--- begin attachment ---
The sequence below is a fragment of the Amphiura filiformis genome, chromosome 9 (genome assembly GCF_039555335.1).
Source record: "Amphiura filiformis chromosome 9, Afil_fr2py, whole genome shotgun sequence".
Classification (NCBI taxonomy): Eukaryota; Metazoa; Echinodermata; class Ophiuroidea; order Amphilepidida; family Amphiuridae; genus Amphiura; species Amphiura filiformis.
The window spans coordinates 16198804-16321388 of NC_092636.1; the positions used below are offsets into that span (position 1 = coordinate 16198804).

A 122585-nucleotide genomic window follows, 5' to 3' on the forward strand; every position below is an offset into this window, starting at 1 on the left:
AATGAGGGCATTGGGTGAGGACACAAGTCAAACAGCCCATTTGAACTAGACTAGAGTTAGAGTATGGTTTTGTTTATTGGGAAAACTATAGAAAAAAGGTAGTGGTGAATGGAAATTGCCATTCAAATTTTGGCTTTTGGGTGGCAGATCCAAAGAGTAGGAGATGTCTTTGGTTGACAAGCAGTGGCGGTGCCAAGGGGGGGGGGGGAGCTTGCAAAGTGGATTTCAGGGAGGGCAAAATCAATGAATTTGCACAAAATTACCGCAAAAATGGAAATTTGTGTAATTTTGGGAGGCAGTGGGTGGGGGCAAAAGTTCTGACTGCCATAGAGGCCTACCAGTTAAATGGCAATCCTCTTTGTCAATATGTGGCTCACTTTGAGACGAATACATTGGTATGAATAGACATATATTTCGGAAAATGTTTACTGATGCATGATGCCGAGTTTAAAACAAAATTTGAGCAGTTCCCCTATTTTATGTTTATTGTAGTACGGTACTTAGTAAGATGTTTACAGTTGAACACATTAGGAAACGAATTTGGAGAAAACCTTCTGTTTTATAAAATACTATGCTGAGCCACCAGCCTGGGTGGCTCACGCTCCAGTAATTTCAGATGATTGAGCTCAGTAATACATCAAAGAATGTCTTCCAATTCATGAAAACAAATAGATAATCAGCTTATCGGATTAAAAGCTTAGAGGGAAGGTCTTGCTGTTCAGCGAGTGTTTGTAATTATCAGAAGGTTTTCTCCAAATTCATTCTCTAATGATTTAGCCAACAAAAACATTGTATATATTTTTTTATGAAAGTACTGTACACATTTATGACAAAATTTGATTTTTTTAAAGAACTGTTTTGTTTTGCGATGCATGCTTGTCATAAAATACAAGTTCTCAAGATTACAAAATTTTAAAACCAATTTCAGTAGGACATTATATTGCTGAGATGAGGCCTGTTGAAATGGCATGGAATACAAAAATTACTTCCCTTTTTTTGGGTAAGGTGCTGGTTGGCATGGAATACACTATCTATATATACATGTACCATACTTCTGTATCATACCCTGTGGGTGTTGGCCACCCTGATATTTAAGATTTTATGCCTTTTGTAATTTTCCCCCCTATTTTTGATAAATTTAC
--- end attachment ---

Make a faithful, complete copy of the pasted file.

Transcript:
The sequence below is a fragment of the Amphiura filiformis genome, chromosome 9 (genome assembly GCF_039555335.1).
Source record: "Amphiura filiformis chromosome 9, Afil_fr2py, whole genome shotgun sequence".
Classification (NCBI taxonomy): Eukaryota; Metazoa; Echinodermata; class Ophiuroidea; order Amphilepidida; family Amphiuridae; genus Amphiura; species Amphiura filiformis.
The window spans coordinates 16198804-16321388 of NC_092636.1; the positions used below are offsets into that span (position 1 = coordinate 16198804).

A 122585-nucleotide genomic window follows, 5' to 3' on the forward strand; every position below is an offset into this window, starting at 1 on the left:
AATGAGGGCATTGGGTGAGGACACAAGTCAAACAGCCCATTTGAACTAGACTAGAGTTAGAGTATGGTTTTGTTTATTGGGAAAACTATAGAAAAAAGGTAGTGGTGAATGGAAATTGCCATTCAAATTTTGGCTTTTGGGTGGCAGATCCAAAGAGTAGGAGATGTCTTTGGTTGACAAGCAGTGGCGGTGCCAAGGGGGGGGGGGGAGCTTGCAAAGTGGATTTCAGGGAGGGCAAAATCAATGAATTTGCACAAAATTACCGCAAAAATGGAAATTTGTGTAATTTTGGGAGGCAGTGGGTGGGGGCAAAAGTTCTGACTGCCATAGAGGCCTACCAGTTAAATGGCAATCCTCTTTGTCAATATGTGGCTCACTTTGAGACGAATACATTGGTATGAATAGACATATATTTCGGAAAATGTTTACTGATGCATGATGCCGAGTTTAAAACAAAATTTGAGCAGTTCCCCTATTTTATGTTTATTGTAGTACGGTACTTAGTAAGATGTTTACAGTTGAACACATTAGGAAACGAATTTGGAGAAAACCTTCTGTTTTATAAAATACTATGCTGAGCCACCAGCCTGGGTGGCTCACGCTCCAGTAATTTCAGATGATTGAGCTCAGTAATACATCAAAGAATGTCTTCCAATTCATGAAAACAAATAGATAATCAGCTTATCGGATTAAAAGCTTAGAGGGAAGGTCTTGCTGTTCAGCGAGTGTTTGTAATTATCAGAAGGTTTTCTCCAAATTCATTCTCTAATGATTTAGCCAACAAAAACATTGTATATATTTTTTTATGAAAGTACTGTACACATTTATGACAAAATTTGATTTTTTTAAAGAACTGTTTTGTTTTGCGATGCATGCTTGTCATAAAATACAAGTTCTCAAGATTACAAAATTTTAAAACCAATTTCAGTAGGACATTATATTGCTGAGATGAGGCCTGTTGAAATGGCATGGAATACAAAAATTACTTCCCTTTTTTTGGGTAAGGTGCTGGTTGGCATGGAATACACTATCTATATATACATGTACCATACTTCTGTATCATACCCTGTGGGTGTTGGCCACCCTGATATTTAAGATTTTATGCCTTTTGTAATTTTCCCCCCTATTTTTGATAAATTTAC